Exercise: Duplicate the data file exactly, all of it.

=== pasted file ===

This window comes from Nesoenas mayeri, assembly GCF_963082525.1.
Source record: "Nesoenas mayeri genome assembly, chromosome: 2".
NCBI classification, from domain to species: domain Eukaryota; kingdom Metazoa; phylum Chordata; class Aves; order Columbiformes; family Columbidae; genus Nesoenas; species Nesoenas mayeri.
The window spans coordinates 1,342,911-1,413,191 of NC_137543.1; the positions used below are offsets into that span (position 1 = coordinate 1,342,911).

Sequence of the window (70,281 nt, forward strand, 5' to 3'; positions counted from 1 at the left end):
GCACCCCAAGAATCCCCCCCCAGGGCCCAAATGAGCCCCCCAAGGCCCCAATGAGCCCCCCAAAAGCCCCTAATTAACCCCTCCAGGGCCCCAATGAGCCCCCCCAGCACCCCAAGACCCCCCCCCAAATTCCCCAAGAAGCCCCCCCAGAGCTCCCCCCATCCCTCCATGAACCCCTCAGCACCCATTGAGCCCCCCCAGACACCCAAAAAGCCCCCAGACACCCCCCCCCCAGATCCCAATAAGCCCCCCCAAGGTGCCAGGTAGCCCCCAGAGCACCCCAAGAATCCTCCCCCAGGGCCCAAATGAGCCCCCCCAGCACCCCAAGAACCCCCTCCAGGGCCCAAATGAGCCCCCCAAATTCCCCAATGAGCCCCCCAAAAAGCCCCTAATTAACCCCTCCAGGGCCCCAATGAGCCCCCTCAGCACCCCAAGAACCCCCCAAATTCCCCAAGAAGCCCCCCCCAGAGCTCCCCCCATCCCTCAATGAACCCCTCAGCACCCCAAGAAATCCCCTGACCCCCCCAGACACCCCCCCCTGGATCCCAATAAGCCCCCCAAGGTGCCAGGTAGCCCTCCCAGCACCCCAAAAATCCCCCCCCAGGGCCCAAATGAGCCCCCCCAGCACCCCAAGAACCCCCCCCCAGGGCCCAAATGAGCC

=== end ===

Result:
This window comes from Nesoenas mayeri, assembly GCF_963082525.1.
Source record: "Nesoenas mayeri genome assembly, chromosome: 2".
NCBI classification, from domain to species: domain Eukaryota; kingdom Metazoa; phylum Chordata; class Aves; order Columbiformes; family Columbidae; genus Nesoenas; species Nesoenas mayeri.
The window spans coordinates 1,342,911-1,413,191 of NC_137543.1; the positions used below are offsets into that span (position 1 = coordinate 1,342,911).

Sequence of the window (70,281 nt, forward strand, 5' to 3'; positions counted from 1 at the left end):
GCACCCCAAGAATCCCCCCCCAGGGCCCAAATGAGCCCCCCAAGGCCCCAATGAGCCCCCCAAAAGCCCCTAATTAACCCCTCCAGGGCCCCAATGAGCCCCCCCAGCACCCCAAGACCCCCCCCCAAATTCCCCAAGAAGCCCCCCCAGAGCTCCCCCCATCCCTCCATGAACCCCTCAGCACCCATTGAGCCCCCCCAGACACCCAAAAAGCCCCCAGACACCCCCCCCCCAGATCCCAATAAGCCCCCCCAAGGTGCCAGGTAGCCCCCAGAGCACCCCAAGAATCCTCCCCCAGGGCCCAAATGAGCCCCCCCAGCACCCCAAGAACCCCCTCCAGGGCCCAAATGAGCCCCCCAAATTCCCCAATGAGCCCCCCAAAAAGCCCCTAATTAACCCCTCCAGGGCCCCAATGAGCCCCCTCAGCACCCCAAGAACCCCCCAAATTCCCCAAGAAGCCCCCCCCAGAGCTCCCCCCATCCCTCAATGAACCCCTCAGCACCCCAAGAAATCCCCTGACCCCCCCAGACACCCCCCCCTGGATCCCAATAAGCCCCCCAAGGTGCCAGGTAGCCCTCCCAGCACCCCAAAAATCCCCCCCCAGGGCCCAAATGAGCCCCCCCAGCACCCCAAGAACCCCCCCCCAGGGCCCAAATGAGCC